the goods and services we have become accustomed to
importing from overseas. And urban Australia must begin
to produce more of the goods and services which can
be sold overseas, on markets which are not subject
to the booms and busts of primary product markets.
This requires major adjustments in the structure of
the Australian economy. Such adjustments cannot occur
overnight. And the very process of adjustment has its
own costs---which means that belts have had to be tightened
that much further in our community.
To build up import-replacing industry, and new industries
oriented to exporting, requires spending on plant and
equipment, spending on research and development, and
spending on training.
To cover these investment outlays, we as a community
need to save more. That means spending less than we
would otherwise prefer to, on current consumption.
There are two ways in which this process can take
We can have restraint in wages within an orderly and
co-ordinated framework of negotiation, using our traditional
industrial relations institutions. And we can accompany
this with an orderly and carefully targeted set of
government expenditure cuts.
Or we could leave wage determination to be fought
out without co-ordination, on the industrial battleground.
And we could accompany that with a round of savage,
indiscriminate axing of government spending programs
to fund a round of tax give-aways.
The first is the 'restraint with equity' approach.
The second is the Howard/Sinclair/Petersen alternative.
Taking an indiscriminate axe to major areas of government
spending such as health, education and social security
would hurt those on middle and low incomes far more
than those on high incomes.
If you send your son to Geelong Grammar, you don't
have to worry if the funding of government schools
is being chopped by 15 per cent and 20 per cent of
government schoolteachers are being sacked, as the
Porter plan proposes.
If your income is $100,000 per year, you wouldn't
mind paying $27 per week for private health insurance
after Medicare had been demolished.
But if your income is a middle income or a low income,
you would almost certainly be far worse off.
What the Howard/Sinclair/Petersen 'Coalition that
isn't a coalition' is trying to sell to the Australian
community as a round of massive tax cuts is not that
at all. It is a proposal to redistribute income and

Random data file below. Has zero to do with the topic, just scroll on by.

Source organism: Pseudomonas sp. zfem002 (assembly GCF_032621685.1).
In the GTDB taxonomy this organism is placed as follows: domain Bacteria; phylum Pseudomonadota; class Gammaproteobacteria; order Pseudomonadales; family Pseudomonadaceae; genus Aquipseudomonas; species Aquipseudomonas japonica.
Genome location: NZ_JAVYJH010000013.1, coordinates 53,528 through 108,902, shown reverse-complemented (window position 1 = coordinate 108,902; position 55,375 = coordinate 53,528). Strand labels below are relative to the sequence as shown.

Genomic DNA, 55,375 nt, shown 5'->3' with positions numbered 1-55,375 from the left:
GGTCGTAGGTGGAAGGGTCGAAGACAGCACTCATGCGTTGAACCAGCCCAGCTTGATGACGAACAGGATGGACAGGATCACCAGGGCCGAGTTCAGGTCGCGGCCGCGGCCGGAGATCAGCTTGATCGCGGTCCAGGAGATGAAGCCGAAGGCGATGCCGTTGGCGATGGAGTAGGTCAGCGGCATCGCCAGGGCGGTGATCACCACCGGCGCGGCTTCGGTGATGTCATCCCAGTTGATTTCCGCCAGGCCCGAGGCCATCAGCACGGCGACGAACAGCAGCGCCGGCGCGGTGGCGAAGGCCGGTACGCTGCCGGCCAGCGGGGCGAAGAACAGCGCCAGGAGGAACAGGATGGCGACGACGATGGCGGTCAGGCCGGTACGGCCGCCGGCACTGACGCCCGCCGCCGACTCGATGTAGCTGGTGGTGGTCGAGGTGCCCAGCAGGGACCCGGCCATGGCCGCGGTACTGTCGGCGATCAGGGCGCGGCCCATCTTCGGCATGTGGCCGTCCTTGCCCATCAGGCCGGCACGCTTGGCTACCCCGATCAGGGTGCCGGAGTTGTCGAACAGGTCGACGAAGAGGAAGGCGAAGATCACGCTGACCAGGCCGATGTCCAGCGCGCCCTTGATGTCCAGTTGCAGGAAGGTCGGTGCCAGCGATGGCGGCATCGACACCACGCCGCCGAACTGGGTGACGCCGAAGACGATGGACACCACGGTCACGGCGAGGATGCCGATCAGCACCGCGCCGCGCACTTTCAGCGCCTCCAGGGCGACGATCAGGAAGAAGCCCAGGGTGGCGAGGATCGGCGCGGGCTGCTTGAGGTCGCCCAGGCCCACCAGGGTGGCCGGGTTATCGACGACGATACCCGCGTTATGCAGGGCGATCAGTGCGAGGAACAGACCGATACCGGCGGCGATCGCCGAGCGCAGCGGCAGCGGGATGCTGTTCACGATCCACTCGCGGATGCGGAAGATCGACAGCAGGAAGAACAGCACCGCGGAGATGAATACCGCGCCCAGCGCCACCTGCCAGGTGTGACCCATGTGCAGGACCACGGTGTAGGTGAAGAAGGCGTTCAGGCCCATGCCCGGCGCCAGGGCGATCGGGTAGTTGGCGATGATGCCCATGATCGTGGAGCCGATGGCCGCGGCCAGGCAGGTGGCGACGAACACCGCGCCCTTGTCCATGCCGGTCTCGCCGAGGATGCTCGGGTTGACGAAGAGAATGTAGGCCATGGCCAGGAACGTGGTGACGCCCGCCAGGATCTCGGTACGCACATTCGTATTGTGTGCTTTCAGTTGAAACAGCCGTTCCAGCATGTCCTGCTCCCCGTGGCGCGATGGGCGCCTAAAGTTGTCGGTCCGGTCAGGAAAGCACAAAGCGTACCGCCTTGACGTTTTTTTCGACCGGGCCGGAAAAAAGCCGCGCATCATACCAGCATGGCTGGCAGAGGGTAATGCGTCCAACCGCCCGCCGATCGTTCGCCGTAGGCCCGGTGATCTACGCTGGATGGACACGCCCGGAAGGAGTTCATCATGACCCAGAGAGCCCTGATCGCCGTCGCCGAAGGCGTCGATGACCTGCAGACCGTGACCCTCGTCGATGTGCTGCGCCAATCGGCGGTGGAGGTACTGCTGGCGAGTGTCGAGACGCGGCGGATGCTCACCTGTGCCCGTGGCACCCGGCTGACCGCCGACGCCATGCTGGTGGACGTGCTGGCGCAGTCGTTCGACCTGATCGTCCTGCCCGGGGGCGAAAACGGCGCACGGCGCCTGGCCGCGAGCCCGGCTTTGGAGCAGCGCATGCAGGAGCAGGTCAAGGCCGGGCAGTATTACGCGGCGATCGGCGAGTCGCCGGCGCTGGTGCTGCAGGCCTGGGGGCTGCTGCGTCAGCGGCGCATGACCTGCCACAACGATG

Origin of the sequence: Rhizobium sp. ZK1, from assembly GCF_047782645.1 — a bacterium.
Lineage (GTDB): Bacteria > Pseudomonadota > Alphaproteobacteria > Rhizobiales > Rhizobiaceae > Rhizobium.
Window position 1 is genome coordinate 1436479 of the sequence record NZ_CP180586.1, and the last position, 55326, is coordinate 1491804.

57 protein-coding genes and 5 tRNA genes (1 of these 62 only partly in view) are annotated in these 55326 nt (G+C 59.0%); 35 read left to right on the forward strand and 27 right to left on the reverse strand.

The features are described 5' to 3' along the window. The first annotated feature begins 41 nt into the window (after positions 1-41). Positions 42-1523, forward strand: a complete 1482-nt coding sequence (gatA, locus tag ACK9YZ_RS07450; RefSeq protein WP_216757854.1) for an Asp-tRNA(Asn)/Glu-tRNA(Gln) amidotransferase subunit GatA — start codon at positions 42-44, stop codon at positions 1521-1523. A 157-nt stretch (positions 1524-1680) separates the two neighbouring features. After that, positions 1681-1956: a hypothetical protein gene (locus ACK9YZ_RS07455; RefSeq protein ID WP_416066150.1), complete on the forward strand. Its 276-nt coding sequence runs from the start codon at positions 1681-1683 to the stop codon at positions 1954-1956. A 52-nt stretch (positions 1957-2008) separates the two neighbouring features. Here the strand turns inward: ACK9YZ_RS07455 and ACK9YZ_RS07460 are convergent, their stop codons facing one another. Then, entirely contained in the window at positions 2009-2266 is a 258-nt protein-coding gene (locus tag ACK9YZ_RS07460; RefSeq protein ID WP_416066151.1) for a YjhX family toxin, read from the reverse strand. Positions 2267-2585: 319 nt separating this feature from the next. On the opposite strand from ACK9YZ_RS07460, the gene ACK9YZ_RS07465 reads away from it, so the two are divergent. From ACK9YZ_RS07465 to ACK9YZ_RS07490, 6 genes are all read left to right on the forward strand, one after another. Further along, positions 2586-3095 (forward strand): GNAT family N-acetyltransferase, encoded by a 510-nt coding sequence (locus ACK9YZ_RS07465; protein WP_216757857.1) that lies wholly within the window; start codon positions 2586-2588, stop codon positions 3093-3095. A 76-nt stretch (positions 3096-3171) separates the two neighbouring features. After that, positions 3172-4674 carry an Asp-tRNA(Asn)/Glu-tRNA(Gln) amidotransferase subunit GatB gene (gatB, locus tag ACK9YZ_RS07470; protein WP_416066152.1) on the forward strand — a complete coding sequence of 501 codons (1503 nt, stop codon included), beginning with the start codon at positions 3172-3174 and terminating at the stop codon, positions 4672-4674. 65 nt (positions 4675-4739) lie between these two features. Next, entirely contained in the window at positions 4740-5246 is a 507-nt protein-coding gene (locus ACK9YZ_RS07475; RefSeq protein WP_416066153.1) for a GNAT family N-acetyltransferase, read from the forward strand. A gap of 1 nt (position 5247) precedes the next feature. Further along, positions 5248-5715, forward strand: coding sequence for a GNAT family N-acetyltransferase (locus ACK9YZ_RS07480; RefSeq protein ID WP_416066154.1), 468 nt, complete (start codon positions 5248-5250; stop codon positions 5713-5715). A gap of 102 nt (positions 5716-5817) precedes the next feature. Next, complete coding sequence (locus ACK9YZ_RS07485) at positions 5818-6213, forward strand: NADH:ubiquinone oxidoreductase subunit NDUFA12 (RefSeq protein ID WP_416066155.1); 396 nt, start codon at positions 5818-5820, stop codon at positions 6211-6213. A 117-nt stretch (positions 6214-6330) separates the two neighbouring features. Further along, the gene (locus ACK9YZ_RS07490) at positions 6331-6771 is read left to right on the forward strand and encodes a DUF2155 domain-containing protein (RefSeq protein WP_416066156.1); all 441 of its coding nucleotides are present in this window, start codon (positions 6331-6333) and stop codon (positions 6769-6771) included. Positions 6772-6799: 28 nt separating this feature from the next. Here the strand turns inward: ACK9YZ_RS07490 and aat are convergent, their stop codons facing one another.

power from middle and low income Australians to high
It's a bid to shelter those on high incomes from the
living standard reductions which, for the community
as a whole, are unavoidable and to impose the whole
of the burden on middle and low incomes.
The complex tax-scale changes proposed and the lack
of detail on where the government spending axe will
fall are simply a veil to hide this fact.
As you have already stated, Mr Chairman. (John Hyde)
'politicians who promise tax cuts of more than a few
dollars a week for average earners should not be believed'.
Now let me turn to my second theme.
I was at first surprised that Ben Chifley's vision
of 'The Light on the Hill'---or rather a variant of
it---had been incorporated into the title of this Conference.
But on reflection your Society would appear to display
a greater degree of intellectual pluralism than most
The Society's name honours a one-time somewhat obscure
Socialist who became an almost equally obscure Tory,
before gaining some notoriety by making allegations
against H B Higgins---allegations which the High Court
judged to fall short of 'contempt' of the High Court,
and in respect of which Higgins himself declined to
take libel action when Nicholls withdrew them, acknowledged
them to be demonstrably wrong, and expressed appropriate
Clearly, a considerable diversity of view exists within
the Society---at least on some issues. For example,
one prominent member has published some of the most
trenchant, and in my view effective, criticism of the
nature and record of the Petersen regime. Another prominent
member is a paid servant of it.
If this is wrong I apologise, but my perception is
that most members of the Society admire both the Queensland
Government and the machine behind it. Some would even
like to see a Commonwealth Government made in its image.
That I find astounding. The ethos and record of the
Petersen regime in this State is as incompatible with
what I understand to be your Statement of Purposes,
with Smith's economics and moral philosophy, with Mill's
liberalism, as Ben Chifley's light on the hill was
with Stalinism. But more of that later.
You, Mr Chairman, recently wrote that 'man is apt
to misuse power'. To conclude otherwise would require
either a profound ignorance of history, or a very blinkered
interpretation of it. On that there would be agreement,
I think, between the Australian Labor Party and all
members of this Society. Where I believe your Society
has erred, is that its appreciation of and distaste
for abuse of power focuses on 'the unions' to the exclusion
of other institutionalised abuse. Its definition of